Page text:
2/17/2020 0 Comments
Dyanna Bateman (she/her)
Even on a LGBTQ+ friendly campus in Ann Arbor that has many queer students and some gay organizations, there’s nothing quite like being in a building with hundreds of queer students from all over the Midwest and beyond. MBLGTACC is the annual student-run Midwest Bisexual, Lesbian, Gay, Trans, Ally College Conference hosted at various colleges around the Midwest. I attended MBLGTACC 2020 at Western Michigan University in Kalamazoo, MI with the Spectrum Center and a group of 15 other delegates. Conferences are exciting, and I highly recommend MBLGTACC as means to educate yourself about queer communities that you are not a part of and to connect with those that share some or all of your identities, but I think it is important to discuss mental health and accessibility while in a conference and/or queer conference environment.
The great thing about going to a queer conference is queer visibility. Everyone around you signed up to be there, so you know that they are comfortable with you wearing your “Girls Like Girls and Boys” shirt or your rainbow socks or your sweater that looks exactly like your sexual identity flag, but what happens when you leave? There are so many opportunities for attendees to collect and/or buy tshirts, full-sized flags, enamel pins, hats, gloves, anything you can possibly think of that can have a pride flag printed on it is available, but what happens when “look, don’t touch” is ingrained in your mind, because you know that once you leave this space, you will not be returning to another safe space. I am lucky. I am out to my friends and most of my family, but I could tell that for many this was an unrecognized privilege. I think this nagging can take a mental toll on your identity, so if it was you with the longing glance towards that really cute “Queer and Proud” sticker, I want you to know that it’s okay. I recognize the effort that you took to be here, and you don’t need a sticker to be “Queer and Proud” because you are doing it just fine already.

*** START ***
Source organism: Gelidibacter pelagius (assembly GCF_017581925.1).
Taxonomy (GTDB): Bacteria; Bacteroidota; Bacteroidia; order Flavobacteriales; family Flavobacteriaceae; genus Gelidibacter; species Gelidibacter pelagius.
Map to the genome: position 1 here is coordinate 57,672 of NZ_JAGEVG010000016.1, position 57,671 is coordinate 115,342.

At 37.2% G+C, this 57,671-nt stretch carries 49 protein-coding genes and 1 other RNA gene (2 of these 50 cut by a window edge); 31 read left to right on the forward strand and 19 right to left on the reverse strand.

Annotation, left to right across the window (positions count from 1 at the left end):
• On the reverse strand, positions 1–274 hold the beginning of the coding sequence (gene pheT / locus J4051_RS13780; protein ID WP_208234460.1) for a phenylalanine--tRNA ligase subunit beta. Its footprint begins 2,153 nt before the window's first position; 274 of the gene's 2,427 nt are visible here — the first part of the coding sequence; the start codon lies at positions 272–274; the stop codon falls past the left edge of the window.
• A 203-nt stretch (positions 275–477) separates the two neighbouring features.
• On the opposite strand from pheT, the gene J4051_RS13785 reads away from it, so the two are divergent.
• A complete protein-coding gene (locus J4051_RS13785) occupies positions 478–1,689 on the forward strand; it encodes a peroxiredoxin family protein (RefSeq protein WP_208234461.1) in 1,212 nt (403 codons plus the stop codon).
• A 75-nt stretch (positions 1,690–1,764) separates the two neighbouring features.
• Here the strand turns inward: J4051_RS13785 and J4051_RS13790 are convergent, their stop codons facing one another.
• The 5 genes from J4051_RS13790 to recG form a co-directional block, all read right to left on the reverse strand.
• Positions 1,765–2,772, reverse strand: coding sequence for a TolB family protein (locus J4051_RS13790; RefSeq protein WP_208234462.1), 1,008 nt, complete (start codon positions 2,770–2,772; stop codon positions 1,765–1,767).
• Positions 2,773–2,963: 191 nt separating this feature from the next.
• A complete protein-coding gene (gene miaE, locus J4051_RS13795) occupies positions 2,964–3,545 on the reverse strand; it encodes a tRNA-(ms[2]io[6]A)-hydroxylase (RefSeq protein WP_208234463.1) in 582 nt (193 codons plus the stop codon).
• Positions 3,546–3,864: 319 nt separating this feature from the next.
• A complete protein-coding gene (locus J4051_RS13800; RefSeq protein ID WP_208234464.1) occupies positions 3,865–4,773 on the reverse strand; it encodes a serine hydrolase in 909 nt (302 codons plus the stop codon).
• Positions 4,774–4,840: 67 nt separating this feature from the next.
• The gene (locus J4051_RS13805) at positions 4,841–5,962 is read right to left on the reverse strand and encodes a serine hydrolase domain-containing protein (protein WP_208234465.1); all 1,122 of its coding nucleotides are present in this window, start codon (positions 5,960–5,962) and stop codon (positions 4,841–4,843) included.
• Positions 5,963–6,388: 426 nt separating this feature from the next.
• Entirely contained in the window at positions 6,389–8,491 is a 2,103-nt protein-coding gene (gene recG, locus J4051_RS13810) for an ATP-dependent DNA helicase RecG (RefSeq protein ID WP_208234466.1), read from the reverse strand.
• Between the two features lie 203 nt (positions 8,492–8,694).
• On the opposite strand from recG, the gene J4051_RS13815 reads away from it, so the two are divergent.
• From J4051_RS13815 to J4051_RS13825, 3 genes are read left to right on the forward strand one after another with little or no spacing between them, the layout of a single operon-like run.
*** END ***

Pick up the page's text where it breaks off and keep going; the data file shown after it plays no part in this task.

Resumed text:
I know this next section contradicts the acceptance I mentioned in the last section, but I think it’s really important to mention the different experiences of other minorities within the LGBTQ+ community. We all have different experiences because of our identities. Colorism exists. Racism exists. Ableism exists. Ageism exists. Sexism exists. Classism exists. A million other things exist that separate our experiences within the LGBTQ+ community. We can not be a community that values inclusion but still treats people differently based on something as simple as the color of their skin. There was one workshop I attended on the rhetoric and discourse over the pride flag with black and brown stripes. The one thing that I took away from this presentation is the proliferation of the idea that “I can’t be racist because I am gay.” This flag was made to call attention to those in our community that have been disrespected and ignored because they are human beings with more than one identity.Respect people’s pronouns. Respect people’s identities. Respect people’s intersectionality, always.
If there was one thing that every experienced conference attendee warned me about that I was still underprepared for, it would be the amount of energy a conference can suck out of you in such a short amount of time. What makes conferences like MBLGTACC so good, is that there is so much to do. There’s so many workshops to attend and speakers to listen to and people to meet, that sometimes it can be overwhelming. I feared missing out and taking this opportunity for granted, but luckily I had people to remind me that mental health is important. If you attend a conference, please take time to check in with yourself and with others. Mental breaks are so important and necessary. Pay attention to your own wellbeing.